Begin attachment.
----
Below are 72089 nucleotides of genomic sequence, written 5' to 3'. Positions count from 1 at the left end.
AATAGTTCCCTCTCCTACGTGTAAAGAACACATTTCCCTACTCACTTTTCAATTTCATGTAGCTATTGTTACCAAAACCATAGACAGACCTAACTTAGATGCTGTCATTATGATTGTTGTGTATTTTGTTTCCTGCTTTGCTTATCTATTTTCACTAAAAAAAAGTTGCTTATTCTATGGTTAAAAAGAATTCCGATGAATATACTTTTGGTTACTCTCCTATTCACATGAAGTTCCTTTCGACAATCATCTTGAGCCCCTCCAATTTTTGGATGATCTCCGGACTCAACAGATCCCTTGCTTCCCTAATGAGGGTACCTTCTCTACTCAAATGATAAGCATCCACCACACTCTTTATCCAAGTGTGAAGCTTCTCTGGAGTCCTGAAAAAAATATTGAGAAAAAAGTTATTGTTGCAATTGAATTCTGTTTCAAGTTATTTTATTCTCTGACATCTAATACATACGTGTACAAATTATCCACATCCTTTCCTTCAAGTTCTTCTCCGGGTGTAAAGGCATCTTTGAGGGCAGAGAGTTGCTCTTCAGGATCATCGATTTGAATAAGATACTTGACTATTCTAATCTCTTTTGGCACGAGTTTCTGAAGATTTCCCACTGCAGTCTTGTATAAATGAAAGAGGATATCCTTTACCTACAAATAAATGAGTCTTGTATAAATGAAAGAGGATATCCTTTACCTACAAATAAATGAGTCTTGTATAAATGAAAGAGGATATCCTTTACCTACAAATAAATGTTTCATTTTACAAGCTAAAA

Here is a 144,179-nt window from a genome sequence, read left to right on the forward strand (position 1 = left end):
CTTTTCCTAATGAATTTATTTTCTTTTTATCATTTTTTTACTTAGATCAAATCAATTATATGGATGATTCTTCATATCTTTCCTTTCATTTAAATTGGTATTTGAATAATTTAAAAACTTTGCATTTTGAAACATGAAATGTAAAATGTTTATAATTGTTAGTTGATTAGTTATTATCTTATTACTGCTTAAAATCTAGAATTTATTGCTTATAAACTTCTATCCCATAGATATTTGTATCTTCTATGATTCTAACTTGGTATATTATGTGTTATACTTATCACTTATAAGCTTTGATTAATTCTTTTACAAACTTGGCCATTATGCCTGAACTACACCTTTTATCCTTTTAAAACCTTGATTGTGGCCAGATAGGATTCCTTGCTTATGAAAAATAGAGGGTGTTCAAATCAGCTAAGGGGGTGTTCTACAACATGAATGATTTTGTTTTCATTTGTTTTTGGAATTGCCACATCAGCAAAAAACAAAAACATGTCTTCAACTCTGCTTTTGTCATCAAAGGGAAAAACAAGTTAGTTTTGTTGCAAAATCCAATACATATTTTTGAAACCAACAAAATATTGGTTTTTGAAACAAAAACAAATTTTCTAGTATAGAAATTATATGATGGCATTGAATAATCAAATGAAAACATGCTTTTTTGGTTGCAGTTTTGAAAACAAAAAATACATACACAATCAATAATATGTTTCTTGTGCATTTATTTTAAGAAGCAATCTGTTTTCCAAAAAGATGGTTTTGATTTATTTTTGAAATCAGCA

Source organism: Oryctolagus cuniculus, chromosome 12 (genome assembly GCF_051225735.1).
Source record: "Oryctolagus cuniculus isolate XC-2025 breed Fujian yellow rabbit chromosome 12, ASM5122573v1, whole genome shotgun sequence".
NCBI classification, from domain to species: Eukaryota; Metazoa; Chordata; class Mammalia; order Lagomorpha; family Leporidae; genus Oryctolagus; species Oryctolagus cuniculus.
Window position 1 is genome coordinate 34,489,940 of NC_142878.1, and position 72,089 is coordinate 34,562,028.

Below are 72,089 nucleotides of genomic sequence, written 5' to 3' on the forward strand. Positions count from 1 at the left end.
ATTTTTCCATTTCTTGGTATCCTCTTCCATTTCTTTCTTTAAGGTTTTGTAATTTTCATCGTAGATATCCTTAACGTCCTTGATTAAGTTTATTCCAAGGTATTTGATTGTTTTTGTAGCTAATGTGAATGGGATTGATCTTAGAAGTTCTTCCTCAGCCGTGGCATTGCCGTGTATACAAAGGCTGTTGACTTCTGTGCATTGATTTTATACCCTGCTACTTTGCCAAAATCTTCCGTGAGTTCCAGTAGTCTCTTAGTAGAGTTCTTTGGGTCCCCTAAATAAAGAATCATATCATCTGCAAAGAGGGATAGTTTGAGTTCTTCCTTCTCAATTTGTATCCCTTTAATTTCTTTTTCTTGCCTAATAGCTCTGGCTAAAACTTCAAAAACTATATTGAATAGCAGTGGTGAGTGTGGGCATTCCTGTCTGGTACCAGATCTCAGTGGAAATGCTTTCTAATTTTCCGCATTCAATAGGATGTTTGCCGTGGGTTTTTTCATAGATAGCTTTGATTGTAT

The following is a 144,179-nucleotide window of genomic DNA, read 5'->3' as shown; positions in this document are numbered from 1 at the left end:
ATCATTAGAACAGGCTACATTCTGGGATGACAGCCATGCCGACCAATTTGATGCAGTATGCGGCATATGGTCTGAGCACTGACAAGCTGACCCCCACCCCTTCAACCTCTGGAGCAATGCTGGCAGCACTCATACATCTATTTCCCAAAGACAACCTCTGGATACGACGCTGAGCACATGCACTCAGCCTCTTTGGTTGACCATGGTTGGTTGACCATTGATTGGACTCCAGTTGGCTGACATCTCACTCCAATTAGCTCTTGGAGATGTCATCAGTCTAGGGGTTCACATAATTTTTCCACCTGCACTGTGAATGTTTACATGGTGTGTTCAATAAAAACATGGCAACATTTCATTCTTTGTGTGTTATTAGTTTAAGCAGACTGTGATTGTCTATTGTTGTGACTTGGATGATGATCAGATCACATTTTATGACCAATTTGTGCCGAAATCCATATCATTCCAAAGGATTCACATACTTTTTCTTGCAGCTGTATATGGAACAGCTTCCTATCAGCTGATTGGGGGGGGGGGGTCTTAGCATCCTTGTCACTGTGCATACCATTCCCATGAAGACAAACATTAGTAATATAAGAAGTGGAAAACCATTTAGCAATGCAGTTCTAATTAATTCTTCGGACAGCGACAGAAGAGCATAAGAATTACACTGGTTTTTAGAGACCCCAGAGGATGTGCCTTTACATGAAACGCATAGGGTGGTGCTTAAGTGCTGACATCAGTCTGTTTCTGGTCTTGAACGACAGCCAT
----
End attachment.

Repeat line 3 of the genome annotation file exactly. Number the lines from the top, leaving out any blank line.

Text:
Here is a 144,179-nt window from a genome sequence, read left to right on the forward strand (position 1 = left end):